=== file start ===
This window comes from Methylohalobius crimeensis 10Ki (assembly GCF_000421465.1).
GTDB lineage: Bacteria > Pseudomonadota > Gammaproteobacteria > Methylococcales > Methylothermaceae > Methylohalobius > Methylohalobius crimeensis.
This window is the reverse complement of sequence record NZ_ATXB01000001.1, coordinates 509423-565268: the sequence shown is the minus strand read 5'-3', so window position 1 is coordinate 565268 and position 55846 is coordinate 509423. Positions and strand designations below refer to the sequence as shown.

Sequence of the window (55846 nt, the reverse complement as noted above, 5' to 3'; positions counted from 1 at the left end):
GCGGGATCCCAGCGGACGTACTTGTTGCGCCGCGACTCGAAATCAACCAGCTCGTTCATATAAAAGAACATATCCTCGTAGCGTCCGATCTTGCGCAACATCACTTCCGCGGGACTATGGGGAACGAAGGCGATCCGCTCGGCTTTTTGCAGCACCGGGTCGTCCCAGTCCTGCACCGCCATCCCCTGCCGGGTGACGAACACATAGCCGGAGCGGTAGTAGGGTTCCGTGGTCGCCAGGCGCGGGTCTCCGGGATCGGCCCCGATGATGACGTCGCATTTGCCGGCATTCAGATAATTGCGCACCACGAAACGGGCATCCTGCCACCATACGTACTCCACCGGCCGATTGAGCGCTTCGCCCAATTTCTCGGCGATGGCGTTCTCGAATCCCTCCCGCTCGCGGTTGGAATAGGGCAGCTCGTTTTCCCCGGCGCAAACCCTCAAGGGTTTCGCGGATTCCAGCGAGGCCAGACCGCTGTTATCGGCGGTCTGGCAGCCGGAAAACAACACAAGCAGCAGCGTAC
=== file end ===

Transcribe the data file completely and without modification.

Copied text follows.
This window comes from Methylohalobius crimeensis 10Ki (assembly GCF_000421465.1).
GTDB lineage: Bacteria > Pseudomonadota > Gammaproteobacteria > Methylococcales > Methylothermaceae > Methylohalobius > Methylohalobius crimeensis.
This window is the reverse complement of sequence record NZ_ATXB01000001.1, coordinates 509423-565268: the sequence shown is the minus strand read 5'-3', so window position 1 is coordinate 565268 and position 55846 is coordinate 509423. Positions and strand designations below refer to the sequence as shown.

Sequence of the window (55846 nt, the reverse complement as noted above, 5' to 3'; positions counted from 1 at the left end):
GCGGGATCCCAGCGGACGTACTTGTTGCGCCGCGACTCGAAATCAACCAGCTCGTTCATATAAAAGAACATATCCTCGTAGCGTCCGATCTTGCGCAACATCACTTCCGCGGGACTATGGGGAACGAAGGCGATCCGCTCGGCTTTTTGCAGCACCGGGTCGTCCCAGTCCTGCACCGCCATCCCCTGCCGGGTGACGAACACATAGCCGGAGCGGTAGTAGGGTTCCGTGGTCGCCAGGCGCGGGTCTCCGGGATCGGCCCCGATGATGACGTCGCATTTGCCGGCATTCAGATAATTGCGCACCACGAAACGGGCATCCTGCCACCATACGTACTCCACCGGCCGATTGAGCGCTTCGCCCAATTTCTCGGCGATGGCGTTCTCGAATCCCTCCCGCTCGCGGTTGGAATAGGGCAGCTCGTTTTCCCCGGCGCAAACCCTCAAGGGTTTCGCGGATTCCAGCGAGGCCAGACCGCTGTTATCGGCGGTCTGGCAGCCGGAAAACAACACAAGCAGCAGCGTAC